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After a historic drop which took first time claims down to their lowest level since 1973, jobless claims moved back up into their prior range in the latest week. While economists were expecting first time claims to come in at a level of 250K, the actual reading came in right near the mark at 251K. There’s not much to say about current levels that hasn’t already been said, but we would add that this marks the 90th straight week where claims have been below 300K. That’s the longest streak since 1970 when they went 161 weeks below 300k. Keep in mind, though, that the size of the US population was a lot smaller back then.
Even with this week’s increase in claims, the four-week moving average still declined (to 251K) but not by enough to set a new cycle low. The cycle low of 249.5K from seven weeks ago remains intact for now, but provided there are no upward revisions and we get a reading below 260K next week, the four-week moving average will make a new low.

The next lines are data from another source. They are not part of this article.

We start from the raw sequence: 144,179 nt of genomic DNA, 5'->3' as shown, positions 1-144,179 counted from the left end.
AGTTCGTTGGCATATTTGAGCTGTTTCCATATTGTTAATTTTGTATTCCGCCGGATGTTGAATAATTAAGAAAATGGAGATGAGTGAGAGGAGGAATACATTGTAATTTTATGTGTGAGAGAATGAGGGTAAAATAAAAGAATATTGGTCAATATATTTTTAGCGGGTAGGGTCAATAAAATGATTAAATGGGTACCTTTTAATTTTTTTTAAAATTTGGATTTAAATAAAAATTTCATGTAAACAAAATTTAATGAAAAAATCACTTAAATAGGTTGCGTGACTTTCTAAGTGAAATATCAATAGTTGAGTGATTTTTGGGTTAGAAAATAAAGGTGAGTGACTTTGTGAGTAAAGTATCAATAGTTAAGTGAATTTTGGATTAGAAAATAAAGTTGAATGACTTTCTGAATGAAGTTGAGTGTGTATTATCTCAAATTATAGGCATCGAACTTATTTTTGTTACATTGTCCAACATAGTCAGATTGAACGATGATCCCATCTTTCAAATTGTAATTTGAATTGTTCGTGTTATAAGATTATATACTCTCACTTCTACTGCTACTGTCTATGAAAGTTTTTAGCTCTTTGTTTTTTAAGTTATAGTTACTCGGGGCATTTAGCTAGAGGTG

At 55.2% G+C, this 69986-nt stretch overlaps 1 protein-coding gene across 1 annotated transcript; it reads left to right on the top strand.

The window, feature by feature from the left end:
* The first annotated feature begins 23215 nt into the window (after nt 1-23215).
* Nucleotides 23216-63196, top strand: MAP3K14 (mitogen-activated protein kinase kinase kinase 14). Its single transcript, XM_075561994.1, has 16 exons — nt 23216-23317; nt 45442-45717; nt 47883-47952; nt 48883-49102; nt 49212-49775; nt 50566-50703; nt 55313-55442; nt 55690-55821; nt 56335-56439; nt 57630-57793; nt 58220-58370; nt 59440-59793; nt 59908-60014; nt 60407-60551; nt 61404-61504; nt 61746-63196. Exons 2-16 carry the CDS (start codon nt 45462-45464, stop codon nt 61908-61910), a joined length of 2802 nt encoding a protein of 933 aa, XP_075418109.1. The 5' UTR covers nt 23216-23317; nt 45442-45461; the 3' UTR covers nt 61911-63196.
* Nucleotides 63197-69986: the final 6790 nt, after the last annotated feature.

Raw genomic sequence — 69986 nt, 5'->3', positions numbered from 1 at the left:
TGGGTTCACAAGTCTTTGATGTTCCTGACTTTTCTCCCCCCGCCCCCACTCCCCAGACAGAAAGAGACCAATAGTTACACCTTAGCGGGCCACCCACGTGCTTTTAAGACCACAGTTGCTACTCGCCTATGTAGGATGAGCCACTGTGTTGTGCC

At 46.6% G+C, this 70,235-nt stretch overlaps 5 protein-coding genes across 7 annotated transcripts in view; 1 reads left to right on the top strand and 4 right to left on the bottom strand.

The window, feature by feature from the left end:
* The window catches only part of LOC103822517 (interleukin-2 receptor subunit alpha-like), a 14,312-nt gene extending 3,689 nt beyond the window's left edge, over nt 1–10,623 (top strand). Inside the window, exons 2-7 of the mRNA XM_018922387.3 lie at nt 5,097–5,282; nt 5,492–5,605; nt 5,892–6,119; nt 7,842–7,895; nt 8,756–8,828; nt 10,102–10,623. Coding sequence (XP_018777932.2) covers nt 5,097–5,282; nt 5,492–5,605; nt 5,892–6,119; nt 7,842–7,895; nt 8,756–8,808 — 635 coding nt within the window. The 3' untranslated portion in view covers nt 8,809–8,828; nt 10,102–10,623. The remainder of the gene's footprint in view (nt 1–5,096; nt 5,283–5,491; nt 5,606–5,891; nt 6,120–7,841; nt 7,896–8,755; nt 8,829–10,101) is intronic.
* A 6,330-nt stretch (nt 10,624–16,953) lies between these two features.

On a non-seasonally adjusted (NSA) basis, claims increased 63.3K to 287.1K, but these types of increases are to be expected at this time of year. Even with this week’s jump, this week’s reading is the lowest for the current week of the year since 1973 and nearly 110K below the average of 397K for the current week of the year going back to 2000.